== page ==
There is no doubt that religious cults (this term has a very fuzzy line) can be very dangerous, both physically and psychologically speaking.

Thanks again.



posted on Mar, 27 2013 @ 01:22 PM
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Originally posted by wildtimes
reply to post by butcherguy
 


butcherguy, thank you for remaining in the thread. I want to apologize for misinterpreting your original reply -- I'm sorry, and realize what you meant by it now. (Yeah, I was primed for a flame-fest...my bad.)


There is no doubt that religious cults (this term has a very fuzzy line) can be very dangerous, both physically and psychologically speaking.

Thanks again.

I understand completely. I know how hot the religious-connected threads can get. Personally, I don't care what a person's beliefs are, as long as they don't affect other people negatively .(especially children!)

I am happy that there isn't a misunderstanding now.



posted on Mar, 27 2013 @ 02:10 PM
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Oh wow, I just found another good one from yesterday on CNN, linked when I surfed a bit after reading the CNN story
My Take: 5 ways to survive 'post-traumatic church syndrome' posted by Invariance. I recommend reading both, as they add extra light to the issue of 'what to do'. The first one is excellent, and not unusual. The second one just seems like frantic efforts to continue fear-mongering.
Like GOP, evangelicals look to rebrand

09:47 AM ET March 26
(CNN) – There’s been a lot of debate about the Republican Party’s need to rebrand after the 2012 presidential defeat, but could evangelicals face the same challenge?

The evangelical community, too, has been involved in some collective soul-searching. Evangelical leaders constantly warn that young people are deserting churches; pastors struggle to address changing views on homosexuality; and others wonder how evangelicals can remain relevant when a growing number of Americans refuse to identify with any religion.

...

How the church should change to meet this future is the thrust of the article. The magazine asked some of the nation’s top evangelical leaders for their take on the biggest challenges facing the church in the next decade.

Their answers varied, and some were surprising.

Yeah, the answers they provide don't do much for me. Any thoughts about these suggestions?
First, John Mark McMillan:

religious entertainers can’t save evangelicals. Building more megachurches with slicker worship services that feature skits, live music and hip pastors in skinny jeans won’t do the trick.

David Kinnaman:

making marriage relevant for a new generation is the big challenge.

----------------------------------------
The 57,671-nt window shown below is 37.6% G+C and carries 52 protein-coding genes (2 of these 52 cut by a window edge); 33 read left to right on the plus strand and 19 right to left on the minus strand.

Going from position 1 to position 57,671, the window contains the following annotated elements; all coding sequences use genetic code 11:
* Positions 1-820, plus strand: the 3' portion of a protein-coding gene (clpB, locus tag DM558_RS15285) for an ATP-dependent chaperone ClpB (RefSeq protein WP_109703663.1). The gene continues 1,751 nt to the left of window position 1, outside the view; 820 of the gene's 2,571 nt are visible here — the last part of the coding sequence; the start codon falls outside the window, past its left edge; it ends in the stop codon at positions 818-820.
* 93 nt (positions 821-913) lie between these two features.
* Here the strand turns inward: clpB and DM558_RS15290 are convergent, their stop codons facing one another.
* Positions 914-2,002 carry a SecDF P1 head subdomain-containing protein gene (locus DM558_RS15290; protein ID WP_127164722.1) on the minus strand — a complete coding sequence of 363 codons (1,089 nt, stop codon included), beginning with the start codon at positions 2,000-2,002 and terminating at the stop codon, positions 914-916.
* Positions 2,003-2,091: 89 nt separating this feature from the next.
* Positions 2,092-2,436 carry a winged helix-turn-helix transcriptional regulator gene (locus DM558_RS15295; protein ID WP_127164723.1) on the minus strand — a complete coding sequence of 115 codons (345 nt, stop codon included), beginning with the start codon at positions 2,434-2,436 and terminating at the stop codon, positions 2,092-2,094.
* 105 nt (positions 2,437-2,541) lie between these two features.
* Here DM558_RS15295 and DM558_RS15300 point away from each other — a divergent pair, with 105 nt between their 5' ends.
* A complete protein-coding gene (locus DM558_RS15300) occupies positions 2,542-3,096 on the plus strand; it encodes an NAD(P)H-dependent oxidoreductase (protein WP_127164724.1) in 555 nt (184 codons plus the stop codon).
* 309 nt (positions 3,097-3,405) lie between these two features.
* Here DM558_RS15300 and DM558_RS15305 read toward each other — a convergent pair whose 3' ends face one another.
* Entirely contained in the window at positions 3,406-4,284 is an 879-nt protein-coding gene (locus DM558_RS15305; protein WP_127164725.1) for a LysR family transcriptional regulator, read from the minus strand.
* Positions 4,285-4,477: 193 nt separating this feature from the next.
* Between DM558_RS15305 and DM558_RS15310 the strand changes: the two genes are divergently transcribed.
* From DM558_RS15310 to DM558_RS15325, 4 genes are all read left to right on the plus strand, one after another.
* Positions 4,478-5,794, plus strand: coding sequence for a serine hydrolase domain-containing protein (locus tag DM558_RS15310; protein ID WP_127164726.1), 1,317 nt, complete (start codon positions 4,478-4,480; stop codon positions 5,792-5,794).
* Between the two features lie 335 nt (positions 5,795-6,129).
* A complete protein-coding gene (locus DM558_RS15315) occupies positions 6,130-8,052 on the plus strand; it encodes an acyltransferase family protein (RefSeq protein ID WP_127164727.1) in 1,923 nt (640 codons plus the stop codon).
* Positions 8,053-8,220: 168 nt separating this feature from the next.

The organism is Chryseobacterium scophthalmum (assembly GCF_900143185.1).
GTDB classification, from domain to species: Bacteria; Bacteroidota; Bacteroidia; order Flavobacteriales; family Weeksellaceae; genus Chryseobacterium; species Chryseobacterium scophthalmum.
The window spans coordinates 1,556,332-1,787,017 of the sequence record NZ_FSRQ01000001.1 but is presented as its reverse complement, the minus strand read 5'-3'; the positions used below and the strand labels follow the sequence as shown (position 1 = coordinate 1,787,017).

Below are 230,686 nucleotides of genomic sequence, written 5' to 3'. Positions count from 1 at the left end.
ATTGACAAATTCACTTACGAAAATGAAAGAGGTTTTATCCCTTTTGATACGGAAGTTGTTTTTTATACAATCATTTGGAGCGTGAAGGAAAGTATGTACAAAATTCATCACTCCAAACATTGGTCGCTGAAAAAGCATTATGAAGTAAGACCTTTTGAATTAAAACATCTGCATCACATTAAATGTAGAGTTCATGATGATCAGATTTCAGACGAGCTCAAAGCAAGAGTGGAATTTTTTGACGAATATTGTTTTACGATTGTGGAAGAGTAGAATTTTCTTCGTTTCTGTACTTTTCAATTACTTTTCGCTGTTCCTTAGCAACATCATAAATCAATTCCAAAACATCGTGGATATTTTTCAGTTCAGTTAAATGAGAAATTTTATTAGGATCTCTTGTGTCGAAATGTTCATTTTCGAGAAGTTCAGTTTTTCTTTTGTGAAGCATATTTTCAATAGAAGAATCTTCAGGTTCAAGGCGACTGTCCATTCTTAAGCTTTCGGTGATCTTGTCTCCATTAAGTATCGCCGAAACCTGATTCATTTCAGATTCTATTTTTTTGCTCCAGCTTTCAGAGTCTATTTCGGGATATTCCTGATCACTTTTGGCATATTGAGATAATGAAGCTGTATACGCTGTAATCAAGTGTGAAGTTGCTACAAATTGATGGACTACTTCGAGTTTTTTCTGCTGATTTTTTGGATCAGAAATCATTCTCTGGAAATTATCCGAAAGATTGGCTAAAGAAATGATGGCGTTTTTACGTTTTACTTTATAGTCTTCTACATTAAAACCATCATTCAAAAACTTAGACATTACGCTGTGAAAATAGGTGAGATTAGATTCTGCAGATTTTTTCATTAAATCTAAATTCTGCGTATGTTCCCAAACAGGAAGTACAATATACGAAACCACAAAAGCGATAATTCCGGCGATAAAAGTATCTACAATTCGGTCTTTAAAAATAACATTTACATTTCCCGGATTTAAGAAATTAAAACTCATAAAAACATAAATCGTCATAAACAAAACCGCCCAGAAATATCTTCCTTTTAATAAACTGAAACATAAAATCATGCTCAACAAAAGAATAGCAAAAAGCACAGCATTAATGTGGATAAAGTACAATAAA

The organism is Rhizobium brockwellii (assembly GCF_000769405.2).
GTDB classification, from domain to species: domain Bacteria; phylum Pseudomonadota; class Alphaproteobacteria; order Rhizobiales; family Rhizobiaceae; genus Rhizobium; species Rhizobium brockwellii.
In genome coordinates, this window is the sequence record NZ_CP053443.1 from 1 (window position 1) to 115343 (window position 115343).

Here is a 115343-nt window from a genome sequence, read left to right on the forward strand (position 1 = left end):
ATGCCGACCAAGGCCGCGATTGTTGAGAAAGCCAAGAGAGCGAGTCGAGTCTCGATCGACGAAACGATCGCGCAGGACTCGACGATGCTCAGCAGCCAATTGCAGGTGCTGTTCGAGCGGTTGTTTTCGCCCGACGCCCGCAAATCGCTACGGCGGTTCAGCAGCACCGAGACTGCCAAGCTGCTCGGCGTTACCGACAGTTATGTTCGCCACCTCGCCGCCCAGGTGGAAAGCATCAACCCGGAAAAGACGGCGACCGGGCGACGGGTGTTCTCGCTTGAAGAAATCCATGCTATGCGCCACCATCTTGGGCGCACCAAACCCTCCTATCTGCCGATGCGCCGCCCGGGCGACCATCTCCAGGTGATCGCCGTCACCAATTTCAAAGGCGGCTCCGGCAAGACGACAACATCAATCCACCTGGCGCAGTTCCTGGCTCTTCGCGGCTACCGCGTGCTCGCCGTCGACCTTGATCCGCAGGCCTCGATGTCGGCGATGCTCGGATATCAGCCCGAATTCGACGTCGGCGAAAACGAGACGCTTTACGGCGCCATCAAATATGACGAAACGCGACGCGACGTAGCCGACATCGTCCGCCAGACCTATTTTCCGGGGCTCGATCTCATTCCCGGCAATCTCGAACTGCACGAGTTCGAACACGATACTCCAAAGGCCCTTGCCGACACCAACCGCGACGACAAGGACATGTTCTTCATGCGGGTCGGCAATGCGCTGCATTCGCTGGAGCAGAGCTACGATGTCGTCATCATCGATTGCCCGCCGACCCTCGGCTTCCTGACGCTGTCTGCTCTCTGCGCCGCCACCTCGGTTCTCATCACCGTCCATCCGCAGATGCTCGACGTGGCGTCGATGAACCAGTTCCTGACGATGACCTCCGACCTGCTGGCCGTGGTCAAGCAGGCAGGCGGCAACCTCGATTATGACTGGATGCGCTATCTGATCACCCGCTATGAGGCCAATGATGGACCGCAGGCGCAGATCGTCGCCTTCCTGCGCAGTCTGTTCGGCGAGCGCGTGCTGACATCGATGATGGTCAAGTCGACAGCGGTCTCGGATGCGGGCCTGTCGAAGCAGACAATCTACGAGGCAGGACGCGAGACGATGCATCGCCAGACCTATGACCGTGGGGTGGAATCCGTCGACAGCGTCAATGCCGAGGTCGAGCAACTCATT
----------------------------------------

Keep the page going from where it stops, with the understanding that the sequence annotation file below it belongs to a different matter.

Shane Claiborne:

Create a Life Party of Christians who “insist on protecting life in all its dazzling forms."

Shane Hipps:

learn to embrace what Dietrich Bonhoeffer called 'religionless Christianity...These people will press beyond the tired religious categories of ‘liberal’ and “conservative.’ They will see the life and teachings of Jesus not as religious or even spiritual in nature, but rather as fundamentally human.”


Unfortunately none of them (and I've never heard of any of them, thankfully!) say anything about loosening up the hell-fire and brimstone thing.
Just looking for new ways to hammer their points home. *sigh*
edit on 27-3-2013 by wildtimes because: (no reason given)
edit on 27-3-2013 by wildtimes because: (no reason given)



posted on Mar, 27 2013 @ 02:12 PM
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reply to post by wildtimes
 


I was raised Evangelical and I left that organized religion to. I do still believe in God, but I don't practice Pentecostal or evangelical customs or traditions because I find that they have nothing to do with Jesus at all. I'm still in seeking mode, but i don't think I will be returning to that anymore. I'm done with that.



posted on Mar, 27 2013 @ 02:19 PM
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reply to post by skepticconwatcher
 

Thanks for contributing here.

Would you be interested in telling us how you 'exited'?
In my last post (above yours), there's a link to an article (the first one, 'My Take') that describes what the 'seeking mode' can be like. Interesting how this woman (and lots of others) made the journey out.

I think 'seeking mode' is the best way.

edit on 27-3-2013 by wildtimes because: (no reason given)



posted on Mar, 27 2013 @ 02:43 PM
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reply to post by wildtimes
 


Another interesting and controversial thread. SnF!

You should not stop saying what you feel as right and what is true and maybe the ones who get offended should stop and think why they feel that way.

My own 1st reaction to the thread was defensive but when i read the OP and a few posts then i let my guard down as what you posted and personal experiences of other posters makes sense.

I would like to point that any religion may cause psychological/emotional trauma but God is still the most popular and effective refuge for the people going through any problems.

Sadly its the priests and religious leaders that may keep people away from God and in extreme cases even cause RTS(its not yet an accepted term.right?)

I feel its because people give these leaders(mere humans) too much authority and believe every word they say while keeping the brain switched off.
God talks through those idiots so easily as if they are radios tuned to God frequency

They don't even have the integrity to admit that they are lying when they make claims that God talks to them!!

Its good that people are realising what these idiots are(p.s. many are good and helpful too who really serve God)

I hope that just like it was a scientific renaissance after the dark ages, it would be a spiritual one soon.



posted on Mar, 27 2013 @ 02:53 PM
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reply to post by logical7
 


Hiya, log7!
Thanks for posting here.


I agree with almost all of what you say, with the exception of this statement:

God is still the most popular and effective refuge for the people going through any problems.

It may be popular, but whether it's effective or not is up for debate. People going through problems need compassion, need to be validated as worthwhile human beings with dignity and importance.